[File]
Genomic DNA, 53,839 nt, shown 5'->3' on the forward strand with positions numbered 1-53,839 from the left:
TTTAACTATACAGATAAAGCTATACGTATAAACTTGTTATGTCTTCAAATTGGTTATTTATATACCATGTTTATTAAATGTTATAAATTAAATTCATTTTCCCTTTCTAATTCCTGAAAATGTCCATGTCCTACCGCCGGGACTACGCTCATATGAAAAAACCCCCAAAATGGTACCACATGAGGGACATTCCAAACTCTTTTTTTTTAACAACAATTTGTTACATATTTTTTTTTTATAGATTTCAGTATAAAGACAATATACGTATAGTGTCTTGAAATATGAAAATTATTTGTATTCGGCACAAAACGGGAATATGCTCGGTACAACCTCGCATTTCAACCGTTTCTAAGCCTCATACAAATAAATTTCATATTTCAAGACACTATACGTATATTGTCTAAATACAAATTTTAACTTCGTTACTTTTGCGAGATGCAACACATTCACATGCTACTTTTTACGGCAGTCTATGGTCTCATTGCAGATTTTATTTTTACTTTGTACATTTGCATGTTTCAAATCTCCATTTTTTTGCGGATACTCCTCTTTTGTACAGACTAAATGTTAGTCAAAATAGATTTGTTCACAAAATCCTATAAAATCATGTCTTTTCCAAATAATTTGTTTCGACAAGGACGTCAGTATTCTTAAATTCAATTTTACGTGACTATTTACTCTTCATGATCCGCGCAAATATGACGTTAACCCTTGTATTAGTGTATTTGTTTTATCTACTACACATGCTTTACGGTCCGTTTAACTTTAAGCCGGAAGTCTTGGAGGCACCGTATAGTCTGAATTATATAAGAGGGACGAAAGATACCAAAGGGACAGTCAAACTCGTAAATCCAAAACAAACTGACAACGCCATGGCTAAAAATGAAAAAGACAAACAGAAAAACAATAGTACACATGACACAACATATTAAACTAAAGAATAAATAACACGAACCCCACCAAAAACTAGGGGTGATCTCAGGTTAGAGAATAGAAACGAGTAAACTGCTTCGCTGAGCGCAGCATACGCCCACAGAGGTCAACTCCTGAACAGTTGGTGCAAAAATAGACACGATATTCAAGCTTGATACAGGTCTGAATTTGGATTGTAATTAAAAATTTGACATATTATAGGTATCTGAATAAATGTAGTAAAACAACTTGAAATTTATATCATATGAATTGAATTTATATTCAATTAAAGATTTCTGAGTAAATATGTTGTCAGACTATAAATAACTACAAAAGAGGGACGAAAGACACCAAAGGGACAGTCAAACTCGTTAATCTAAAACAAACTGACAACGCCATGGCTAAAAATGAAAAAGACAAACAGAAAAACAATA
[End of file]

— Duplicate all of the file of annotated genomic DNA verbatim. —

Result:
Genomic DNA, 53,839 nt, shown 5'->3' on the forward strand with positions numbered 1-53,839 from the left:
TTTAACTATACAGATAAAGCTATACGTATAAACTTGTTATGTCTTCAAATTGGTTATTTATATACCATGTTTATTAAATGTTATAAATTAAATTCATTTTCCCTTTCTAATTCCTGAAAATGTCCATGTCCTACCGCCGGGACTACGCTCATATGAAAAAACCCCCAAAATGGTACCACATGAGGGACATTCCAAACTCTTTTTTTTTAACAACAATTTGTTACATATTTTTTTTTTATAGATTTCAGTATAAAGACAATATACGTATAGTGTCTTGAAATATGAAAATTATTTGTATTCGGCACAAAACGGGAATATGCTCGGTACAACCTCGCATTTCAACCGTTTCTAAGCCTCATACAAATAAATTTCATATTTCAAGACACTATACGTATATTGTCTAAATACAAATTTTAACTTCGTTACTTTTGCGAGATGCAACACATTCACATGCTACTTTTTACGGCAGTCTATGGTCTCATTGCAGATTTTATTTTTACTTTGTACATTTGCATGTTTCAAATCTCCATTTTTTTGCGGATACTCCTCTTTTGTACAGACTAAATGTTAGTCAAAATAGATTTGTTCACAAAATCCTATAAAATCATGTCTTTTCCAAATAATTTGTTTCGACAAGGACGTCAGTATTCTTAAATTCAATTTTACGTGACTATTTACTCTTCATGATCCGCGCAAATATGACGTTAACCCTTGTATTAGTGTATTTGTTTTATCTACTACACATGCTTTACGGTCCGTTTAACTTTAAGCCGGAAGTCTTGGAGGCACCGTATAGTCTGAATTATATAAGAGGGACGAAAGATACCAAAGGGACAGTCAAACTCGTAAATCCAAAACAAACTGACAACGCCATGGCTAAAAATGAAAAAGACAAACAGAAAAACAATAGTACACATGACACAACATATTAAACTAAAGAATAAATAACACGAACCCCACCAAAAACTAGGGGTGATCTCAGGTTAGAGAATAGAAACGAGTAAACTGCTTCGCTGAGCGCAGCATACGCCCACAGAGGTCAACTCCTGAACAGTTGGTGCAAAAATAGACACGATATTCAAGCTTGATACAGGTCTGAATTTGGATTGTAATTAAAAATTTGACATATTATAGGTATCTGAATAAATGTAGTAAAACAACTTGAAATTTATATCATATGAATTGAATTTATATTCAATTAAAGATTTCTGAGTAAATATGTTGTCAGACTATAAATAACTACAAAAGAGGGACGAAAGACACCAAAGGGACAGTCAAACTCGTTAATCTAAAACAAACTGACAACGCCATGGCTAAAAATGAAAAAGACAAACAGAAAAACAATA